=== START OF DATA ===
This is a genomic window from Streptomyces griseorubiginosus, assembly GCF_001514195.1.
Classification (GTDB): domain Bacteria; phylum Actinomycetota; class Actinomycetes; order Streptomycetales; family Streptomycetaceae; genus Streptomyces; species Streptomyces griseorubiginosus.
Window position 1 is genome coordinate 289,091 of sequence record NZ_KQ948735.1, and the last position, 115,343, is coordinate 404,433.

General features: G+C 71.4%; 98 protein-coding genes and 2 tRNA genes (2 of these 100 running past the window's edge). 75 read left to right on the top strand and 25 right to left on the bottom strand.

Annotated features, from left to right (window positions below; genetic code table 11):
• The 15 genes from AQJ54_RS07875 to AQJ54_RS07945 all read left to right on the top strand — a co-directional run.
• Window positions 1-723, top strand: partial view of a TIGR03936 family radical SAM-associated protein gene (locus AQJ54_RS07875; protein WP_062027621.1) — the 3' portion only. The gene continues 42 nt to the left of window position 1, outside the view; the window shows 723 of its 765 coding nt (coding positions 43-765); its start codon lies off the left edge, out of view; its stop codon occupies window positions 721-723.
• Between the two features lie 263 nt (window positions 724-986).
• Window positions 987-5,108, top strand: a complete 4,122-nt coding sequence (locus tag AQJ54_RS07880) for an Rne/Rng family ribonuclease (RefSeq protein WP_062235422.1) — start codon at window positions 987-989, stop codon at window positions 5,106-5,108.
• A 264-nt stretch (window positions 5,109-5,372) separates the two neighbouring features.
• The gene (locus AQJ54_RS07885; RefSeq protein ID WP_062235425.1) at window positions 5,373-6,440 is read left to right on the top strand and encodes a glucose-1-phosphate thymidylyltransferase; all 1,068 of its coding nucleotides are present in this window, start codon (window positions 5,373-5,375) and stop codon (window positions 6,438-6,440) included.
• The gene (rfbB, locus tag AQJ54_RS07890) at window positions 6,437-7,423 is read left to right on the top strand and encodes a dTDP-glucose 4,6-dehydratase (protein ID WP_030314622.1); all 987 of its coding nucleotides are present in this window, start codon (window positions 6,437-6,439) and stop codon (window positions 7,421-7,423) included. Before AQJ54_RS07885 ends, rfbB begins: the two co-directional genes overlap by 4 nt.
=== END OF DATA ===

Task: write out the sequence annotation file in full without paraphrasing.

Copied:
This is a genomic window from Streptomyces griseorubiginosus, assembly GCF_001514195.1.
Classification (GTDB): domain Bacteria; phylum Actinomycetota; class Actinomycetes; order Streptomycetales; family Streptomycetaceae; genus Streptomyces; species Streptomyces griseorubiginosus.
Window position 1 is genome coordinate 289,091 of sequence record NZ_KQ948735.1, and the last position, 115,343, is coordinate 404,433.

General features: G+C 71.4%; 98 protein-coding genes and 2 tRNA genes (2 of these 100 running past the window's edge). 75 read left to right on the top strand and 25 right to left on the bottom strand.

Annotated features, from left to right (window positions below; genetic code table 11):
• The 15 genes from AQJ54_RS07875 to AQJ54_RS07945 all read left to right on the top strand — a co-directional run.
• Window positions 1-723, top strand: partial view of a TIGR03936 family radical SAM-associated protein gene (locus AQJ54_RS07875; protein WP_062027621.1) — the 3' portion only. The gene continues 42 nt to the left of window position 1, outside the view; the window shows 723 of its 765 coding nt (coding positions 43-765); its start codon lies off the left edge, out of view; its stop codon occupies window positions 721-723.
• Between the two features lie 263 nt (window positions 724-986).
• Window positions 987-5,108, top strand: a complete 4,122-nt coding sequence (locus tag AQJ54_RS07880) for an Rne/Rng family ribonuclease (RefSeq protein WP_062235422.1) — start codon at window positions 987-989, stop codon at window positions 5,106-5,108.
• A 264-nt stretch (window positions 5,109-5,372) separates the two neighbouring features.
• The gene (locus AQJ54_RS07885; RefSeq protein ID WP_062235425.1) at window positions 5,373-6,440 is read left to right on the top strand and encodes a glucose-1-phosphate thymidylyltransferase; all 1,068 of its coding nucleotides are present in this window, start codon (window positions 5,373-5,375) and stop codon (window positions 6,438-6,440) included.
• The gene (rfbB, locus tag AQJ54_RS07890) at window positions 6,437-7,423 is read left to right on the top strand and encodes a dTDP-glucose 4,6-dehydratase (protein ID WP_030314622.1); all 987 of its coding nucleotides are present in this window, start codon (window positions 6,437-6,439) and stop codon (window positions 7,421-7,423) included. Before AQJ54_RS07885 ends, rfbB begins: the two co-directional genes overlap by 4 nt.